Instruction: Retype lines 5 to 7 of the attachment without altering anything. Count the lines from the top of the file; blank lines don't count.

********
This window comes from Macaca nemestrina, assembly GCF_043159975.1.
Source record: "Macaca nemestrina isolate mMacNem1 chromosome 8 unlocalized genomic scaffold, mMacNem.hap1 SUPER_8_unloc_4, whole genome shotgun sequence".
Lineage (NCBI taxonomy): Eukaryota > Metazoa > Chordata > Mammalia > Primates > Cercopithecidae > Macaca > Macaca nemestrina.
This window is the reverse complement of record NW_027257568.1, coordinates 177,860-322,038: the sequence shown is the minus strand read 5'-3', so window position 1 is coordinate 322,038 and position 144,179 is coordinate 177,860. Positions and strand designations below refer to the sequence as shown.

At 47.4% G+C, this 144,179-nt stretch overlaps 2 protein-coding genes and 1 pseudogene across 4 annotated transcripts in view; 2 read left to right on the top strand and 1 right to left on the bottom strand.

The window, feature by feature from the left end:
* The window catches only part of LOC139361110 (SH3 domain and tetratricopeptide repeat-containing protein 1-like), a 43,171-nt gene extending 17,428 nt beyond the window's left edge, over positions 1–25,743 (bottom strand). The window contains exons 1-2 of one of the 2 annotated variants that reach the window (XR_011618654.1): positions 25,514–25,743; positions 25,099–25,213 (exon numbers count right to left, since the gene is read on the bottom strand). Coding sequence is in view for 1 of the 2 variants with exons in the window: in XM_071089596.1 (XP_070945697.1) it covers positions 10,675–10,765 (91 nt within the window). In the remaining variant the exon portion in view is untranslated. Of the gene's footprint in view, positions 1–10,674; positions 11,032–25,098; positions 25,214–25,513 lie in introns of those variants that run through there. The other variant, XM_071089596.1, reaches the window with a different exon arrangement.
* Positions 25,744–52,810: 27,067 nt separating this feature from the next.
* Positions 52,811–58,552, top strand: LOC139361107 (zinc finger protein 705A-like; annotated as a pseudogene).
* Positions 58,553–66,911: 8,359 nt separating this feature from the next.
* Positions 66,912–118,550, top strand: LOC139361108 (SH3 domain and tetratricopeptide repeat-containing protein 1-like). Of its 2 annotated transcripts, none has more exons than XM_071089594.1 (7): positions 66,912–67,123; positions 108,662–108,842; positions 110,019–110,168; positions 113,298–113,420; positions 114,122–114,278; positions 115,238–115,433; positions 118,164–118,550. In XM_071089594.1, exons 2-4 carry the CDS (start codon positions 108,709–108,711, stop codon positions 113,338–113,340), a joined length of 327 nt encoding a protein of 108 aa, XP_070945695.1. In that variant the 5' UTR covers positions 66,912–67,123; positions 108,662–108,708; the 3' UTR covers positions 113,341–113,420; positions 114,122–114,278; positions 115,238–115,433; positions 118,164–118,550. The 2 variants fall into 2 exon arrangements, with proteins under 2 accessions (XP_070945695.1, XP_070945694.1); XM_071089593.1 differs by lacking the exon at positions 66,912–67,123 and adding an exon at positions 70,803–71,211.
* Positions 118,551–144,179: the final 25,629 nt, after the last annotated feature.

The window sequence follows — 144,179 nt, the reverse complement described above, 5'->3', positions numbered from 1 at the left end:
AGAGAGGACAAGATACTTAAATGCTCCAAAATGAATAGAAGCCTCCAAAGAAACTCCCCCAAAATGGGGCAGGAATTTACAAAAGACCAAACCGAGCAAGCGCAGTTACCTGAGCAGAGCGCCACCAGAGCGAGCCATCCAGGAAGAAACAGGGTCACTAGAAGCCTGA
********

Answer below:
At 47.4% G+C, this 144,179-nt stretch overlaps 2 protein-coding genes and 1 pseudogene across 4 annotated transcripts in view; 2 read left to right on the top strand and 1 right to left on the bottom strand.

The window, feature by feature from the left end:
* The window catches only part of LOC139361110 (SH3 domain and tetratricopeptide repeat-containing protein 1-like), a 43,171-nt gene extending 17,428 nt beyond the window's left edge, over positions 1–25,743 (bottom strand). The window contains exons 1-2 of one of the 2 annotated variants that reach the window (XR_011618654.1): positions 25,514–25,743; positions 25,099–25,213 (exon numbers count right to left, since the gene is read on the bottom strand). Coding sequence is in view for 1 of the 2 variants with exons in the window: in XM_071089596.1 (XP_070945697.1) it covers positions 10,675–10,765 (91 nt within the window). In the remaining variant the exon portion in view is untranslated. Of the gene's footprint in view, positions 1–10,674; positions 11,032–25,098; positions 25,214–25,513 lie in introns of those variants that run through there. The other variant, XM_071089596.1, reaches the window with a different exon arrangement.